A nav mesh is used by the AI system to navigate the game world. I plan to cover navigation and nav meshes in the next part of our Blog series on game AI.

The problem

So what’s the problem? Imagine you are working on a large set piece made up of several objects, eg. a cliff rising from thick fog. You want to position the cliff pieces so that they look nice. You want to have some smaller rocks, trees and foliage on top of and around the cliff. But you also want to adjust the height-based fog so that you can see the cliff from afar. Suddenly you have a lot of different objects to poke at. Some of them are visible in the editor view, so you can just click on them to select them. But what about those purely logical “manager” objects? To adjust the fog you would need to find the ambience controller in the object hierarchy (which can be pretty long) and you loose the selection every time you select another object.

Lots of objects!

On the left is an image of the level objects window, with most of the hierarchy folders (called “layers”) collapsed. As you can see there is a lot of stuff here. Layers can be loaded and unloaded as needed. Some of them contain helpers to aid with level design, some are there to reproduce some obscure bug which occurred once and were left there in case they were needed. At the time of writing, the level in the image above has 7836 objects, and the number is growing.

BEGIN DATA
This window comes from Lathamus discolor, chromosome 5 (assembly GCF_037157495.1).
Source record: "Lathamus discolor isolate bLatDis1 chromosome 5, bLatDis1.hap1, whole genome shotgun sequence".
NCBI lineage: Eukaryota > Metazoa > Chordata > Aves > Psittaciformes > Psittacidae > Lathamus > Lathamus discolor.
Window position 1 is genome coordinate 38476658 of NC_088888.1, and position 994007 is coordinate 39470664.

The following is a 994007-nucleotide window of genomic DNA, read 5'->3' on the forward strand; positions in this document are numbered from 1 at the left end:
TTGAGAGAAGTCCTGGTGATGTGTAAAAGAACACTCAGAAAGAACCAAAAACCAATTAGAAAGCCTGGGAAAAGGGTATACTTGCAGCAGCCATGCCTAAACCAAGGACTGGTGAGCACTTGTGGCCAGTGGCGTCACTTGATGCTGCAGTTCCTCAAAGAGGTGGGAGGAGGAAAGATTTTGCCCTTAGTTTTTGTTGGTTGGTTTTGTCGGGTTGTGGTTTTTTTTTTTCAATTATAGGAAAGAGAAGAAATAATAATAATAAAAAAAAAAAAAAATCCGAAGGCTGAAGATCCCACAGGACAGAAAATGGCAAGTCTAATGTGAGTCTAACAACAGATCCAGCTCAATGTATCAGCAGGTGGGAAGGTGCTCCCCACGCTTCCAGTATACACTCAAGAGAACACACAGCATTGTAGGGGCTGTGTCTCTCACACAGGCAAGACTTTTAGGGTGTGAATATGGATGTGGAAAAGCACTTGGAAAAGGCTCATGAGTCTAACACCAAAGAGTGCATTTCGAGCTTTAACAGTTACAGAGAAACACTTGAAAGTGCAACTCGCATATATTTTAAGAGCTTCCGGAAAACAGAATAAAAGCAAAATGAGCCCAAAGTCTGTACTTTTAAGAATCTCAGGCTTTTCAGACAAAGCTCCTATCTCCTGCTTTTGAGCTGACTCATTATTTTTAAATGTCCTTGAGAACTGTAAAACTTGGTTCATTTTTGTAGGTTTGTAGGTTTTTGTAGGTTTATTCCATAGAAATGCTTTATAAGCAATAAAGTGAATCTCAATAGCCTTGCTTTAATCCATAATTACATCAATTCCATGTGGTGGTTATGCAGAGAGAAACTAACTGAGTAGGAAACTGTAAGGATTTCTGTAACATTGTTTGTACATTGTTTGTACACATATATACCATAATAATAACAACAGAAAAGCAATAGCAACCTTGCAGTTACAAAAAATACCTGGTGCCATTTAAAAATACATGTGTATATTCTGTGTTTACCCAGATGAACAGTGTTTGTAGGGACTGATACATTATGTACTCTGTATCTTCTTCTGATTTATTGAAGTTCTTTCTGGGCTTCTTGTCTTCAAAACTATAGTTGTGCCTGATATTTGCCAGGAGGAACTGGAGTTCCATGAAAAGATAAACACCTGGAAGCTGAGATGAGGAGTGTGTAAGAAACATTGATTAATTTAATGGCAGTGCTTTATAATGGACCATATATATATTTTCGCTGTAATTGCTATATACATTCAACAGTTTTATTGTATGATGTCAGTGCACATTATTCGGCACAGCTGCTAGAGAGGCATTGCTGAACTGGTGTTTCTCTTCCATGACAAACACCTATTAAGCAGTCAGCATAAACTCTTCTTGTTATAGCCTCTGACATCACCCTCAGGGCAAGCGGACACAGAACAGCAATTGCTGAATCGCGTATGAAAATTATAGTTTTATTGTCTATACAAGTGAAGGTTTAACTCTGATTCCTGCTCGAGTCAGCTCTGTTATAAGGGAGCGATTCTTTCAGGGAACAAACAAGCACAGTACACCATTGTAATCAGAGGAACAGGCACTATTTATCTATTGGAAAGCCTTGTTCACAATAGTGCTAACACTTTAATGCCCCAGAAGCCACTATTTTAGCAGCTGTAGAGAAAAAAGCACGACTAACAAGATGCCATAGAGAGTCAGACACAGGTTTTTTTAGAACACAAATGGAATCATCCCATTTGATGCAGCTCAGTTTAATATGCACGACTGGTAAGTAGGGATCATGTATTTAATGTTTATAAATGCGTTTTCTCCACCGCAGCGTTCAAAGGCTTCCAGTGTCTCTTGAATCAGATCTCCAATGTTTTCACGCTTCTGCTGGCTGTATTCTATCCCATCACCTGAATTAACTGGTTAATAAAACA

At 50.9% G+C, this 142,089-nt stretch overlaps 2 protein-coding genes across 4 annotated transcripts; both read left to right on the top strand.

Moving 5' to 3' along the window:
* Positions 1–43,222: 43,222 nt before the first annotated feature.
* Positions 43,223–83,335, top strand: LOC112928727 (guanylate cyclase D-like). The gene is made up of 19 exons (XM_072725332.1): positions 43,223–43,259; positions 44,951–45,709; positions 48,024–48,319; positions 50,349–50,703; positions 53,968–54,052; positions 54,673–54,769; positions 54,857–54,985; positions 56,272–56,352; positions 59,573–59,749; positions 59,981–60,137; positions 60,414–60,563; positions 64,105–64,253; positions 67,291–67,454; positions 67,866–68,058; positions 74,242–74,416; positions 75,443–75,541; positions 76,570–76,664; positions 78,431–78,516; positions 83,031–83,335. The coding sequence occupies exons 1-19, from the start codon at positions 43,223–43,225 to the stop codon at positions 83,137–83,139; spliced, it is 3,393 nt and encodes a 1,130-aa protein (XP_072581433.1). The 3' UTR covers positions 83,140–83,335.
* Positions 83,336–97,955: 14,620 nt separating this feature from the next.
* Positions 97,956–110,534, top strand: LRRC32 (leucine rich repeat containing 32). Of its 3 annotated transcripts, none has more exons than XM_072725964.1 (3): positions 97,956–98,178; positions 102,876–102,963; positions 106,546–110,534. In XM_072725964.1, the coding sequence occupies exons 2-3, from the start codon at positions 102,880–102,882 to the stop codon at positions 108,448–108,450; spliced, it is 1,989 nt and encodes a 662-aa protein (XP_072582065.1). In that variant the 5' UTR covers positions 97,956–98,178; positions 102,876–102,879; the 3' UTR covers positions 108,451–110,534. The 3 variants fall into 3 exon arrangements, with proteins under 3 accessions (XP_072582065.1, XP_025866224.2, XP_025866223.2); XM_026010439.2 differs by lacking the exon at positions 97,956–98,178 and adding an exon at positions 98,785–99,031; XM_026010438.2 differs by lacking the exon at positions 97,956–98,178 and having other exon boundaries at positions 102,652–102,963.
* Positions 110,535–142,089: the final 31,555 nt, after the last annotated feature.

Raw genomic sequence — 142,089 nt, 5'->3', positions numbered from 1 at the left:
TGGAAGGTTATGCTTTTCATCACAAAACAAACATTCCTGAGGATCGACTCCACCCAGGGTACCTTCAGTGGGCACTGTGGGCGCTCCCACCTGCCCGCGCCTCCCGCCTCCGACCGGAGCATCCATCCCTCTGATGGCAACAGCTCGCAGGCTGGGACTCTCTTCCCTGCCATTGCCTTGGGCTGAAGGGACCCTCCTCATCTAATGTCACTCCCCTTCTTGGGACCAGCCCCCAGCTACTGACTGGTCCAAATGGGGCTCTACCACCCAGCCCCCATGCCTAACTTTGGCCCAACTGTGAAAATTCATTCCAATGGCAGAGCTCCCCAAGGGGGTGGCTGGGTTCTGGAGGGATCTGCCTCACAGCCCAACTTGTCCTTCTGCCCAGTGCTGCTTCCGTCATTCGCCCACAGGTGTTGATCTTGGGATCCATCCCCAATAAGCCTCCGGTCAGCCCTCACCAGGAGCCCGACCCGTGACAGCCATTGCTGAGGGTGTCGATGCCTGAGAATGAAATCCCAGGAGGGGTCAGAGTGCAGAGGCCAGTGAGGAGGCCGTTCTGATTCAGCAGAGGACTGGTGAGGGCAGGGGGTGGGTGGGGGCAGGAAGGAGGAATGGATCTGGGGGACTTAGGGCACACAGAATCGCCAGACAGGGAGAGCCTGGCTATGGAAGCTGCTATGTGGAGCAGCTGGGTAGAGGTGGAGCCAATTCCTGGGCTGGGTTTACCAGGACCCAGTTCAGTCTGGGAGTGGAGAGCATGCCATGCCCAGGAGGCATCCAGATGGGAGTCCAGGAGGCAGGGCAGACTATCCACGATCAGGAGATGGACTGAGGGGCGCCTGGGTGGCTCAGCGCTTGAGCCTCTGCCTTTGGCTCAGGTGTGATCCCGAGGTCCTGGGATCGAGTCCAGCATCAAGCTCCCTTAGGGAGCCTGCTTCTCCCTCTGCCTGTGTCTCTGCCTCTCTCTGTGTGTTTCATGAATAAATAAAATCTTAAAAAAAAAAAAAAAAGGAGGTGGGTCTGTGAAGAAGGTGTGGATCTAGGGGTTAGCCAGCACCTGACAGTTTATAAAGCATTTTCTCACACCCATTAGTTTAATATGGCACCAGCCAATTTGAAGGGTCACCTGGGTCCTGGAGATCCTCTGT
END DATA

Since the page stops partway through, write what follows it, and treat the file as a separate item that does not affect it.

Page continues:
My point is that navigating the list to find something like the ambience controller is very annoying if you have to do it often enough.

My first attempt at solving this issue was to introduce something called the “quick access” window. If you found you needed an object often enough you could add it to another window where you could find it easily because this window would contain a much smaller set of objects. This worked, but it was quite a lot of work to set up. If you deleted or renamed an object you needed to rename it in the quick access window too (+ a whole slew of other similar things to keep track of). Most of all though, it was annoying to use. You had to move your focus from whatever you were working on to another part of the program, find the object in the list, click it and resume your work. It also ate a pretty significant chuck of the screen real estate, ie. there were less room for other more important windows.

At some point I realized I needed to add a filtering textbox to the level objects window, which you can see in the image to the left. This wasn’t meant as a solution to the quick access problems. Sometimes you just need to find an object with a certain name. However, the filtering was handy enough that I figured I should remove the quick access window completely and prefer filtering instead. So I started typing in the name of the manager objects whenever I needed to select them, to filter out all other objects. I also adopted a standard where I would put all “manager objects” in the base layer of the level, which is always the top one. That way I could collapse all layers and reopen the first one, then find the object there. Not a very nice way of working.